In any theory of odorant recognition, the olfactant molecular shape must play a role, if only to let the scent molecule access key parts of the receptor. Theories of the initial actuation event fall into two broad categories. One class relies on olfactant molecular shape alone, a class that covers many structure-activity relation descriptions. Some level of fit is clearly necessary, but even a good fit is not sufficient (see Figure 1: the odorant must somehow activate the receptor. What turns the key in the lock? As we have seen above, one natural assumption is that the odorant causes a mechanical deformation of the receptor. To illustrate the problem, consider ferrocene and nickelocene. These molecules have different odours, and yet have similar shapes (for example see following figures). A systematic and extensive analysis of the problem by Charles Sell makes the point much more forcibly in our opinion [19].

A possible alternative model is what we have termed the swipe card picture [20]. It proposes that, whilst the shape must be good enough, other information characterising the odorant is also important. In lock-and-key models, a key of the right shape contains all the information to open the lock. In a swipe card (or keycard) model, the shape has to be good enough to fit the machine, but additional information is conveyed in a different way. Typical macroscopic swipe cards, like credit cards or hotel room cards, often encode the information magnetically. The specific swipe card model of odorant recognition we assess here uses a molecular vibration frequency as the additional information.

The theory of Turin proposes that an electron transfer occurs if the odorant has the right vibrational frequency: discrimination and activation are achieved by an inelastic electron tunnelling (IET) mechanism, dependent on the ability of the odorant to absorb the correct amount of energy. IET describes a phenomenon well known in inorganic systems. The swipe card description was conceived as a generalisation of models like Turin's original idea of conventional IET within a biological context, but we emphasise that there are important differences. In our own work [20] we made a critical assessment of Turin's basic ideas, showed that the ideas seemed robust, needing values of key parameters in line with those from other biological studies. Our present paper extends the analysis, generalizing the simpler model of the previous paper, and assessing possible physical realizations. In our earlier publication, we could find no physics-based objections to Turin's model of the signal transduction mechanism in odorant recognition, in which discrimination and activation are achieved by IET. An advantage of such models is that they are potentially predictive.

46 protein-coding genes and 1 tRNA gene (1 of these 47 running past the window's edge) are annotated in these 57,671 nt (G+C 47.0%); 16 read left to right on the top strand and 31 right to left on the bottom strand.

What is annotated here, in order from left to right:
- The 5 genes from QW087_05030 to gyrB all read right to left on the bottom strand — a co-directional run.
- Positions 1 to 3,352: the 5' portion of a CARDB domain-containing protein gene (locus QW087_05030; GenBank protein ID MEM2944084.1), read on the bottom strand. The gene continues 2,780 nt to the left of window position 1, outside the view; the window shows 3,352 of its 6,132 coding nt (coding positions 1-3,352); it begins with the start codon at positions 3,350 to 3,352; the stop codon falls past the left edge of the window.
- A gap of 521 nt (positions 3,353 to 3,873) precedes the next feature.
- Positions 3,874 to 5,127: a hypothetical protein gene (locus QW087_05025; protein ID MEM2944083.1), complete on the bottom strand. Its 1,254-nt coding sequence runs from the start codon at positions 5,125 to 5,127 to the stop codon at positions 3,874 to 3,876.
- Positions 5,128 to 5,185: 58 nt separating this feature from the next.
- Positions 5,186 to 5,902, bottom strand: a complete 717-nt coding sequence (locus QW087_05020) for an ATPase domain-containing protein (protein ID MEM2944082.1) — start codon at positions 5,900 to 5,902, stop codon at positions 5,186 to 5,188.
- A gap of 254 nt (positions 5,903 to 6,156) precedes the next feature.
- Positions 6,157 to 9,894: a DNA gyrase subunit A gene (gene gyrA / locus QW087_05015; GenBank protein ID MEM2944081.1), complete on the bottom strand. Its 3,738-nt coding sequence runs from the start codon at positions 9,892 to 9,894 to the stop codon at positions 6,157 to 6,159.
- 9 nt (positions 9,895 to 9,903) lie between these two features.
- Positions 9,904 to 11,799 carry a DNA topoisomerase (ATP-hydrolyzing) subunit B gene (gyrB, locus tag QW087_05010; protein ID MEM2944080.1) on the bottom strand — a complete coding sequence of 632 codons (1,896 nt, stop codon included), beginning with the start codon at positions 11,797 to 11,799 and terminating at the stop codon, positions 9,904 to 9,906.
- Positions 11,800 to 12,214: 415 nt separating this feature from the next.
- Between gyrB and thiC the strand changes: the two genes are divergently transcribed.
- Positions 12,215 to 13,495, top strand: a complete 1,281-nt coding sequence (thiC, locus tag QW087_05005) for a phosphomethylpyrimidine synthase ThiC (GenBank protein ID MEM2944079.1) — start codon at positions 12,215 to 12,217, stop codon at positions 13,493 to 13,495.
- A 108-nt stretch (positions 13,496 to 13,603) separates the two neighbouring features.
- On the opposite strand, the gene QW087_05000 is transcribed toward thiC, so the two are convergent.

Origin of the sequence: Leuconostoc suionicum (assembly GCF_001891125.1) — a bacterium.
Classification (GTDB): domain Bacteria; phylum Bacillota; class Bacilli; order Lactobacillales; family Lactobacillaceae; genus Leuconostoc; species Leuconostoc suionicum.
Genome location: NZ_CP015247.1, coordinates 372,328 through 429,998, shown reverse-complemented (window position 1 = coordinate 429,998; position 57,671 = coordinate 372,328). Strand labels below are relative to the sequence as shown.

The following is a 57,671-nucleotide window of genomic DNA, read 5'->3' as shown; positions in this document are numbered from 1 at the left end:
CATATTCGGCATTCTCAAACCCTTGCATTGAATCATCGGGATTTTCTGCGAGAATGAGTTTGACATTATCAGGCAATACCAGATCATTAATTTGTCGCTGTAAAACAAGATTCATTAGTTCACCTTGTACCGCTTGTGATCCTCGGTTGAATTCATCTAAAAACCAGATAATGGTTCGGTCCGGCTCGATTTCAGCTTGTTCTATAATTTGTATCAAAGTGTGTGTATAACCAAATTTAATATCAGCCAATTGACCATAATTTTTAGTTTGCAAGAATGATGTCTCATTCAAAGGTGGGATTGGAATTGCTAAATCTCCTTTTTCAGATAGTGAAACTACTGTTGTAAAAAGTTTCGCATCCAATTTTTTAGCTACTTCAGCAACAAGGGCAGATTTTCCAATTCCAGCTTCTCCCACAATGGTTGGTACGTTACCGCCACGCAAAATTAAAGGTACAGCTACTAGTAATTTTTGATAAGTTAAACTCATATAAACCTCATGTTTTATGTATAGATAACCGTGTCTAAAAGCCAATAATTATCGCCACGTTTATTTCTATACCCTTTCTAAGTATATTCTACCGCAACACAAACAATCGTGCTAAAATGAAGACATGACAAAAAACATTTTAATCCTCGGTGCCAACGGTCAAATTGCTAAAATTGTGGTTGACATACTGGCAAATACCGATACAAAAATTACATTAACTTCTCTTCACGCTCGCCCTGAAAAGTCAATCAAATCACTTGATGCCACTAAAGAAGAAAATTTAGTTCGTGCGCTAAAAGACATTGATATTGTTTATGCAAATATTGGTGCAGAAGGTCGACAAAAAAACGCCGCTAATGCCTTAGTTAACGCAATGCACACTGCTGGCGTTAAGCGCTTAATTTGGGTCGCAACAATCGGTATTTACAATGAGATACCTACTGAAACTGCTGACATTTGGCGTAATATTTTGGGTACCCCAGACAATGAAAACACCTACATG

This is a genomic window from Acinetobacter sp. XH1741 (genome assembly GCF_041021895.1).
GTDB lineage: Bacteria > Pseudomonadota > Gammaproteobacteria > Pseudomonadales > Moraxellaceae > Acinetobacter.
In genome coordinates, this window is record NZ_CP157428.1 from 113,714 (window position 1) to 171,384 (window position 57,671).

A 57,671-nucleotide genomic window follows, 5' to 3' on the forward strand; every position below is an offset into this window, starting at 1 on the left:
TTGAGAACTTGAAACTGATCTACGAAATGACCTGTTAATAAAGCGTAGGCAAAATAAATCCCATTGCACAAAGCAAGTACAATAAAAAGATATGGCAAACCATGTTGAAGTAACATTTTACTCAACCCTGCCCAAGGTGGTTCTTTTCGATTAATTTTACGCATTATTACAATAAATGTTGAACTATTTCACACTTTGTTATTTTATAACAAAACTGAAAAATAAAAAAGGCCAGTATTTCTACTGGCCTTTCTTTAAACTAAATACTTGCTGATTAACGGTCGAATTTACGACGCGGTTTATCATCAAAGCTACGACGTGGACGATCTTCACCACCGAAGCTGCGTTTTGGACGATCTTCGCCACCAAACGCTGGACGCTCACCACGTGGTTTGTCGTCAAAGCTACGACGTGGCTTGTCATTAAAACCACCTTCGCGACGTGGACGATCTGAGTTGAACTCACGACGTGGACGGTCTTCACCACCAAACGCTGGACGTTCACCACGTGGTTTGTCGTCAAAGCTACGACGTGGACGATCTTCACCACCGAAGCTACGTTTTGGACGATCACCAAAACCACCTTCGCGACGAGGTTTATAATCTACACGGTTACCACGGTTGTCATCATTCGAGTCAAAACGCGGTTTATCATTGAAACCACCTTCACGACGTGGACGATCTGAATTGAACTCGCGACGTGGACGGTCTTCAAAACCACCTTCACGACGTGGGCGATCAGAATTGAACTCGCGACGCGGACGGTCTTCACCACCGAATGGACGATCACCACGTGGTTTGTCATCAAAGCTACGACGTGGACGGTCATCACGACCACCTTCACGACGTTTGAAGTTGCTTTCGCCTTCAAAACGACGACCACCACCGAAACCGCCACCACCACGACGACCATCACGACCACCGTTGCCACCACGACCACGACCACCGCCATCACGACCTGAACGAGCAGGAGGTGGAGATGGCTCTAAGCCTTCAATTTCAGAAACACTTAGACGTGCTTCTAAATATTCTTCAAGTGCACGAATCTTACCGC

IET in inorganic systems is usually observed in circumstances that allow transmission over a continuum of energies. In biological systems, there are no equivalent continuous energy distributions. Our evaluation describing signalling times lets us compare the relative rates of non-discriminating tunnelling (characterized by an average time τ0; in this case, energy is given to some combination of host modes or other degrees of freedom) and of discriminating tunnelling (characterized by a time τ1). Successful selective activation requires the discriminating contribution (sensitive to the oscillator frequency ωo of odorant M) to dominate the non-discriminating contribution: τ0τ1. We showed this to be the case in rather general and robust circumstances in our previous paper. We stress that our receptor models need to recognize three points:

  • First, there will surely be some shape constraints, though these may play only a small part in discrimination.

  • Secondly, there are dynamic factors (such as conformational change) that appear detectable by olfactory receptors, so a purely static model is not appropriate.

  • Thirdly, we need to consider both charged components of the receptor/olfactant system and also charge transfers during actuation.

Finally, we describe a quantized model for biological signal transduction at room temperature, a field of physics surrounded by controversy. Just as the initial events in photo-induced processes are very well described [13], a physically viable phonon-mediated mechanism is, we believe, well within the realms of reality as a putative signalling process.